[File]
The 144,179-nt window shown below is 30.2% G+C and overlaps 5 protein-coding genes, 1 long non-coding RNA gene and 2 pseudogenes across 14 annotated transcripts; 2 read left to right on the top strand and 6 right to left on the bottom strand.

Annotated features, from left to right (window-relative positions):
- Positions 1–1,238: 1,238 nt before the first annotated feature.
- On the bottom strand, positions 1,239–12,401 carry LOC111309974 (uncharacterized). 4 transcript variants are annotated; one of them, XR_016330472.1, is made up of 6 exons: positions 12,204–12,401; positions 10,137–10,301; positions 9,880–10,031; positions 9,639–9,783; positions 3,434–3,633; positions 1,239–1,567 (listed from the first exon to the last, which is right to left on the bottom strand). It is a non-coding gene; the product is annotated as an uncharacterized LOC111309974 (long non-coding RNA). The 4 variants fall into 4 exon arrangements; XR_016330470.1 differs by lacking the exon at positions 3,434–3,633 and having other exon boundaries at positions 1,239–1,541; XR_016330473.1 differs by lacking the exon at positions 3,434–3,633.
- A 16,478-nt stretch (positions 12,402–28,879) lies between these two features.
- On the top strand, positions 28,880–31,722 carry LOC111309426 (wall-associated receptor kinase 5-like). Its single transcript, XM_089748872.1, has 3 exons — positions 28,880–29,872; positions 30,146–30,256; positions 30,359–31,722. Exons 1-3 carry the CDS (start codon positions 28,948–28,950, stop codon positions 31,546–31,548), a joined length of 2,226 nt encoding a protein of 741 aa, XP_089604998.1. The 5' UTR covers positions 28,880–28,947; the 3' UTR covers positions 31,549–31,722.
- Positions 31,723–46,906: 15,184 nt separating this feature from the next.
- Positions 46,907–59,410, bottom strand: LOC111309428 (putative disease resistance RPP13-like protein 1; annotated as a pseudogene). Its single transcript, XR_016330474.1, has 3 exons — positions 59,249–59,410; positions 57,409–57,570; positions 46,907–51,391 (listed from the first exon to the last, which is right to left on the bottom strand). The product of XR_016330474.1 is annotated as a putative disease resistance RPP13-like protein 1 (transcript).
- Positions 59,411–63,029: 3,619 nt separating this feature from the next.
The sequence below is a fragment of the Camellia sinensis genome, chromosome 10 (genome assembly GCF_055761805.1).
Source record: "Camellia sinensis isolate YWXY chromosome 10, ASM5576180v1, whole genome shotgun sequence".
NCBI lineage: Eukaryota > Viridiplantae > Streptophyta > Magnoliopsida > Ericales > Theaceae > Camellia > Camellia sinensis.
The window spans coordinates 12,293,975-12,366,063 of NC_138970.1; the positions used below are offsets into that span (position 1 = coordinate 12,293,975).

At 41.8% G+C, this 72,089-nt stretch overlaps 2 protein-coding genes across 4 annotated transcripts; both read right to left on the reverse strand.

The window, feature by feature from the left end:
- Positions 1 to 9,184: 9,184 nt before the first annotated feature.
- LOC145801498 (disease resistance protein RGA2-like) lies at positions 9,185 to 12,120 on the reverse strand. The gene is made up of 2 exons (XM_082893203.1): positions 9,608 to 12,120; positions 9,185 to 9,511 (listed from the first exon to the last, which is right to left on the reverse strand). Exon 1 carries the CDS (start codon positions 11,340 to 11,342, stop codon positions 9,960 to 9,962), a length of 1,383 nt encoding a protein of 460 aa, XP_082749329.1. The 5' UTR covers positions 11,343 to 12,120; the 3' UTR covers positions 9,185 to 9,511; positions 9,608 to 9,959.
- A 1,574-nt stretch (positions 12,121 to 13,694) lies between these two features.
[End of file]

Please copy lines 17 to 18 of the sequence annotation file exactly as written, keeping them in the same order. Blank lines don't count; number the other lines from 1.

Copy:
- LOC145801498 (disease resistance protein RGA2-like) lies at positions 9,185 to 12,120 on the reverse strand. The gene is made up of 2 exons (XM_082893203.1): positions 9,608 to 12,120; positions 9,185 to 9,511 (listed from the first exon to the last, which is right to left on the reverse strand). Exon 1 carries the CDS (start codon positions 11,340 to 11,342, stop codon positions 9,960 to 9,962), a length of 1,383 nt encoding a protein of 460 aa, XP_082749329.1. The 5' UTR covers positions 11,343 to 12,120; the 3' UTR covers positions 9,185 to 9,511; positions 9,608 to 9,959.
- A 1,574-nt stretch (positions 12,121 to 13,694) lies between these two features.